Welcome to Part 1 of this series: “A Nine-Part Practical Guide to Martech Enablement.” This series will outline a process to building a data-driven, technology-supported marketing organization within your company. Much is being written about martech, digital transformation and digital maturity, but there’s scant guidance on how to actually go about this journey. This series is about the process of martech enablement.
Defining martech enablement
I define martech enablement as follows:
The process of bringing marketing and technology together to create the team, define the strategy, identify, implement and integrate the tools, and execute the strategy that enables an organization to engage most effectively with their customer. Ultimately, it’s getting the right information at the right time into the hands of marketers so they can effectively engage their customers to build brand, market products and services and assist the sales organization.
Transform and mature, huh?
As I said earlier, a lot is being said about “digital transformation” and “digital maturity.” These two phrases are putting tremendous pressure on CMOs to evolve their departments to stay relevant in an increasingly competitive marketplace. I hear this from CMOs every day. There are several common themes to these conversations:
A desire or need to gain an advantage over competitors through martech, as well as concerns about delaying martech adoption.
Upper management wanting quantification of marketing spend or ROMI (return on marketing investment), which is propelled by the shift of martech budget from IT to the marketing org’s budget.
Growing customer expectation regarding digital interaction with your brand.
I have five children. Parenting is a huge part of my life. I can tell you through lots of trial and error that telling your kids to “GROW UP!” doesn’t actually make them grow up. Everyday guidance, interactions, careful learning, listening, nurturing and sharing are what create better results. Incremental, methodical growth that happens through these experiences causes children to gain wisdom and eventually reach maturity. Do you see where I’m going with this?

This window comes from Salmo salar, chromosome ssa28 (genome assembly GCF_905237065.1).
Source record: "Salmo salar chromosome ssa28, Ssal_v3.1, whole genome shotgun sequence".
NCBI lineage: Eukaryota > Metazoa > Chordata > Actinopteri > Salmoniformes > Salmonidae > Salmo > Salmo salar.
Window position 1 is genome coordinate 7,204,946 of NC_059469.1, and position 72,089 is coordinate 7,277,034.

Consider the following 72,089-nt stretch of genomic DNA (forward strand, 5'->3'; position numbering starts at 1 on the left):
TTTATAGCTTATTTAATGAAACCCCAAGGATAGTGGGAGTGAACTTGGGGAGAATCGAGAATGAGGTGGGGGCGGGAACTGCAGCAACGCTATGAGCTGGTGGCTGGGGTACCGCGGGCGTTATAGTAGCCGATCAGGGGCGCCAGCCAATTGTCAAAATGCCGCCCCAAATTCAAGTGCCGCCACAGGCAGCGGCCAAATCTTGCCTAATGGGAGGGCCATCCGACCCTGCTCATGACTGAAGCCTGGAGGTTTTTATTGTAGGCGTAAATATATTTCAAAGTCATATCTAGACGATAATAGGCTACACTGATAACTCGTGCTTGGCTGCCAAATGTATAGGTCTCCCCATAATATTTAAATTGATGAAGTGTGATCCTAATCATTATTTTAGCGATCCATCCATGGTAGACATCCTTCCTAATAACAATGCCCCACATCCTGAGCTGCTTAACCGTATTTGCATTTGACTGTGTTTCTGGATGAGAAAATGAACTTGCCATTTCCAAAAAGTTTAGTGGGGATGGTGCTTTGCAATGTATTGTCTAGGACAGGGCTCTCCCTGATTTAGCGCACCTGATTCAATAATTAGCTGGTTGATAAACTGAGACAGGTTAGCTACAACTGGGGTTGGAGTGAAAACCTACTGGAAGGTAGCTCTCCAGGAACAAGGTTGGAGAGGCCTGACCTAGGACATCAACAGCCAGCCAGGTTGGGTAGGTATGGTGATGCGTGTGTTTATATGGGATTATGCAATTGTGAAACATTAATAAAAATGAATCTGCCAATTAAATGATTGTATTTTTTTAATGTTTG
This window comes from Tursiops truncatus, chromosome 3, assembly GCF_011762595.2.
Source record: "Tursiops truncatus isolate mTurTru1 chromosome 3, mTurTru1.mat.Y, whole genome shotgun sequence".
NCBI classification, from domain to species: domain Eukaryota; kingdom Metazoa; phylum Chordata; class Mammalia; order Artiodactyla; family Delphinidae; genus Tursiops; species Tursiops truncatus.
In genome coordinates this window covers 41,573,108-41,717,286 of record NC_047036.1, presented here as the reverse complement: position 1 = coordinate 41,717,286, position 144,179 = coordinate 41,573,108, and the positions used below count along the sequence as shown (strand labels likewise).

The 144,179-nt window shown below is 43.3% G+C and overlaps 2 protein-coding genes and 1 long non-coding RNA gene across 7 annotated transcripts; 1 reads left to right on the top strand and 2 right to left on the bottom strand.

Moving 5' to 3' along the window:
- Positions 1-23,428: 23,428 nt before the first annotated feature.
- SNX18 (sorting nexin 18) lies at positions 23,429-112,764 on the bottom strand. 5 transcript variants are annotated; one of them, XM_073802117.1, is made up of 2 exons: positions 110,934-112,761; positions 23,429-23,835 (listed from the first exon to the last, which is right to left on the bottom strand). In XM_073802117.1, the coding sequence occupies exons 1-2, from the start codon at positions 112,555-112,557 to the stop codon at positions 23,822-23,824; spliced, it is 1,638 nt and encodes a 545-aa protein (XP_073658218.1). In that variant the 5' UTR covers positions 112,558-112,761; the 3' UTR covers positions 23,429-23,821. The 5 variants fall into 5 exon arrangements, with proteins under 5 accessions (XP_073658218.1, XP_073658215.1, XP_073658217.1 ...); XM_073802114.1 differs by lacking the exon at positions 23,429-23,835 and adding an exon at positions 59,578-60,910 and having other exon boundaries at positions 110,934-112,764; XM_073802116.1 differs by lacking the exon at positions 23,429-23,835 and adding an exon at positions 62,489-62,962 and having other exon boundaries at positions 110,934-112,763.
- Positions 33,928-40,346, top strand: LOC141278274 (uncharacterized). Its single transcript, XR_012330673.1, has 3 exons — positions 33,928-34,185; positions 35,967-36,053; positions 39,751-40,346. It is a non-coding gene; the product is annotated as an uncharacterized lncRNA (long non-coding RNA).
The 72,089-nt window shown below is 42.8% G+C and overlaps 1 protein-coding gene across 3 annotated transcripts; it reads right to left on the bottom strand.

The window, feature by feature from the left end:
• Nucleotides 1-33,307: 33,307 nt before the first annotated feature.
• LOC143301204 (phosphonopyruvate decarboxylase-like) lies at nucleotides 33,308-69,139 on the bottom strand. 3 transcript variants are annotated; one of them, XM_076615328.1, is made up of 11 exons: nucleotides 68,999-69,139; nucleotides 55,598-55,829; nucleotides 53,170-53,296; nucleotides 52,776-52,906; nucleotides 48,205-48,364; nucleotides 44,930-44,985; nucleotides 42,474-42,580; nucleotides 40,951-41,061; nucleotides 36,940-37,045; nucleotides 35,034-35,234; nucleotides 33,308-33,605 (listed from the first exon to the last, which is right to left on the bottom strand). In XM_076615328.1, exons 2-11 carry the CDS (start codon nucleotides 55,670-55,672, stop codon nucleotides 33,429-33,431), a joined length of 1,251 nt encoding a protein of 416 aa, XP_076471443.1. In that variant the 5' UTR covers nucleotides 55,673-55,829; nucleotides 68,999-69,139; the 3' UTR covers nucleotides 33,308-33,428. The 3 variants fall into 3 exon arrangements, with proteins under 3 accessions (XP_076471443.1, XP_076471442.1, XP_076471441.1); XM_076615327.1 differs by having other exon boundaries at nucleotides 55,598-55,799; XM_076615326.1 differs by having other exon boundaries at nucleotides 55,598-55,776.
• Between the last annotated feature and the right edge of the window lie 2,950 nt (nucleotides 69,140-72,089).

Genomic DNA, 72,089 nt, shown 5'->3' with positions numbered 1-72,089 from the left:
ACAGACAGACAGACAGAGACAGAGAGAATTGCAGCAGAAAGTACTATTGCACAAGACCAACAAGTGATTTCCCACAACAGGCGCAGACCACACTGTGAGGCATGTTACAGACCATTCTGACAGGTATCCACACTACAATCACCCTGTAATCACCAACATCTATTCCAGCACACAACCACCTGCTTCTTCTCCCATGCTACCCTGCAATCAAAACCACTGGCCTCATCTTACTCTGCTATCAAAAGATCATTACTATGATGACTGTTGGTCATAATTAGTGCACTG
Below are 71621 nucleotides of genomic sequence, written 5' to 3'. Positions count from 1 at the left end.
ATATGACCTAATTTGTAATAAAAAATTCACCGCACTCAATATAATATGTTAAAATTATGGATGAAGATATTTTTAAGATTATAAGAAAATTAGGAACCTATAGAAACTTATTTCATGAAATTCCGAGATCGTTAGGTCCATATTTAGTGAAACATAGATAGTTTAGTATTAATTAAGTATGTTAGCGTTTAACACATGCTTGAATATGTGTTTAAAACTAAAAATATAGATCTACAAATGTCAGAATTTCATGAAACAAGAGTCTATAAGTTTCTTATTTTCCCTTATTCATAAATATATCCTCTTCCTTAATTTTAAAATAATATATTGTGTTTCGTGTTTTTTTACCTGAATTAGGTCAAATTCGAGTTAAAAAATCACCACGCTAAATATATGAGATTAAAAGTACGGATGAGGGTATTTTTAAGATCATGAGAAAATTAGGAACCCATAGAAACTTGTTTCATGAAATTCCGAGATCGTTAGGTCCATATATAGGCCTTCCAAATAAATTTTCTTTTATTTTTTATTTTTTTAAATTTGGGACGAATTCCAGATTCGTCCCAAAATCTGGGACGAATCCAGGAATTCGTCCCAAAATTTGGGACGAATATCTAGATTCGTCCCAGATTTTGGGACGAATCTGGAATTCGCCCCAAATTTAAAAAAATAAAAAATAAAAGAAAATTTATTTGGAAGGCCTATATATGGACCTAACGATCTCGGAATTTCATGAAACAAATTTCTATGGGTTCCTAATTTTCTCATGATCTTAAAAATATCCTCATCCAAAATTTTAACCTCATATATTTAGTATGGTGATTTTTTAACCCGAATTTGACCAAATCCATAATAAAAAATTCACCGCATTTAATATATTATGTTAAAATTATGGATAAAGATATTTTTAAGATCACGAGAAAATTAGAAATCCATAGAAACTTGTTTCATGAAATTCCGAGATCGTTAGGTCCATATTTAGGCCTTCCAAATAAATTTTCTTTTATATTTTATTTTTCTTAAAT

The industry is yelling at marketing organizations to “TRANSFORM and MATURE.” This is like yelling at my children to “MATURE” and expecting them to actually mature magically at that moment. Silly.
Transforming and maturing are a result of a process of change that happens over time. Transformation and maturity (both nouns) are a destination, not a process.
What is needed is an incremental process that transforms and matures the marketing organization. Martech enablement is the process of change that matures and transforms your marketing organization resulting in “digital transformation” and “digital maturity.”
A practical approach
As we embark on this journey, the interesting parallel between personal transformation and maturity and their digital counterparts continues. We ultimately identify a person’s maturity based on what they do and how they think, as demonstrated by their insights into the world and their actions based on those insights.
So, too, is the measure of a company’s maturity and transformation judged — by their insights and actions.
Like any journey, this starts with a plan. Knowing where you are and where you want to go is the first critical insight.
Driving without a plan will certainly take you somewhere, but that somewhere isn’t likely going to be where you’d hope to end up. Identifying where you are and where you want to go are your first critical insights.
After the journey begins, insights come constantly from many areas; your view out the windshield will provide you with the feedback you immediately need to steer. Though understanding the immediate insights provided by watching the road is important, this isn’t the only place you receive insights from. Your dashboard, navigation system, passengers and a whole host of other information can provide you insights about your journey along the way.
Now comes time to take action based on the initial and continued insights. The actions that marketing organizations take leveraging martech can be broken down into two basic types: direction and speed
[Read the full article on MarTech Today.]